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June 15, 2007

In response to Dead Man's Hand

(This entry is in response to a post in Tim Longo's new blog. It's copied clear over from there, so it doesn't have my usual level of editing, etc.¹)

(Further note: this is not a dead blog. I've been working on a post lately about transgressive media. It's been a little slow. Sorry. Just lost the blog-o-rhythm.)

[Spoilers virtually in every paragraph coming up, you’ve been warned.]

Last night, Longo, Reed Knight and I were playing Neverwinter Nights 2 co-op. It features a very cheap-shot death quite early on, and then a much better departure for a character. Through a day at the Fair, you’re exposed to a few characters, who are ostensibly friends of yours, with whom you’ve grown up. You spend a day at this fair, even controlling each of these characters, and one in particular, Amie, is extremely likeable (the other can be a bit whiny).

That night, the village is raided, and a powerful wizard kills her. It comes out of nowhere, it’s unavoidable, and there is no way to counter it — it happens in a cutscene, and no one will resurrect her. You’ve invested maybe a few hours in the game at this point, and in my case, I had really come to like her character, and was actually looking forward to seeing more of her. I think the idea was probably to put across the idea that the world is a dangerous place, or some such cliché, but it completely fell flat in my case. I even spent time noodling around online with gamefaqs and what-not trying to see if there was some way to avoid that, but apparently not.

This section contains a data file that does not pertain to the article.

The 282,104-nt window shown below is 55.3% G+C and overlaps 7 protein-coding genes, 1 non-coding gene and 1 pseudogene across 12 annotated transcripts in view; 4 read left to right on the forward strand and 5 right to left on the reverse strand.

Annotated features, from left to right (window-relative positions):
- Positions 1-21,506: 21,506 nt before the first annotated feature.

On the other hand, the other character from that day at the fair stays with you a little longer. You can help him save his mother and siblings from marauders. He accompanies you into a dungeon on the edge of town. Sure, his voice can be a little annoying, but he’s a decent fighter and helpful.

You return to town, and you’re about to head out into the world beyond, and you ask if he’ll accompany you. But he declines, saying that he needs to stay close at home with his family.

At that point, my feelings for that character totally grew — he felt like a real person all of a sudden (despite living in the uncanny valley, art-wise). He made a departure from the story that didn’t feel cheap or forced, and that felt consistent with events that had gone before.

There are a couple of deaths in games recently that worked for me. One was the “death” of Agro in Shadow of the Colossus — I had really come to love that horse in my travels. I tried that jump several times, hoping that there was some way to get past it, even as I knew inside there wasn’t. It was shocking to feel that way — Shadow mastered “less is more” both in its gameplay and its ability to draw emotion from the player.

The other interesting death in a videogame recently was in God of War (the first). In a game filled with death, from dozens of different methods, the scenes close to the end which explain how Kratos came to be the “Ghost of Sparta” truly fit the epic scope of the story and his revenge — the death, at his hands, of his wife and child, while they were disguised in an illusion by Ares. It’s a game of truly Greek proportion, with outsized personalities and motivations, something very primal, and the story works precisely because of what various deaths in the story mean to Kratos. Compellingly done, and perfectly in keeping with the type of story they’re telling.


¹ OK, Feil, you called me out, so I went ahead and cross-posted per your suggestion. I think you only updated your blog today so that I couldn't similarly call you out! I've got your number, Feil.(back)

Posted by Brett Douville at 12:51 PM | Comments (3)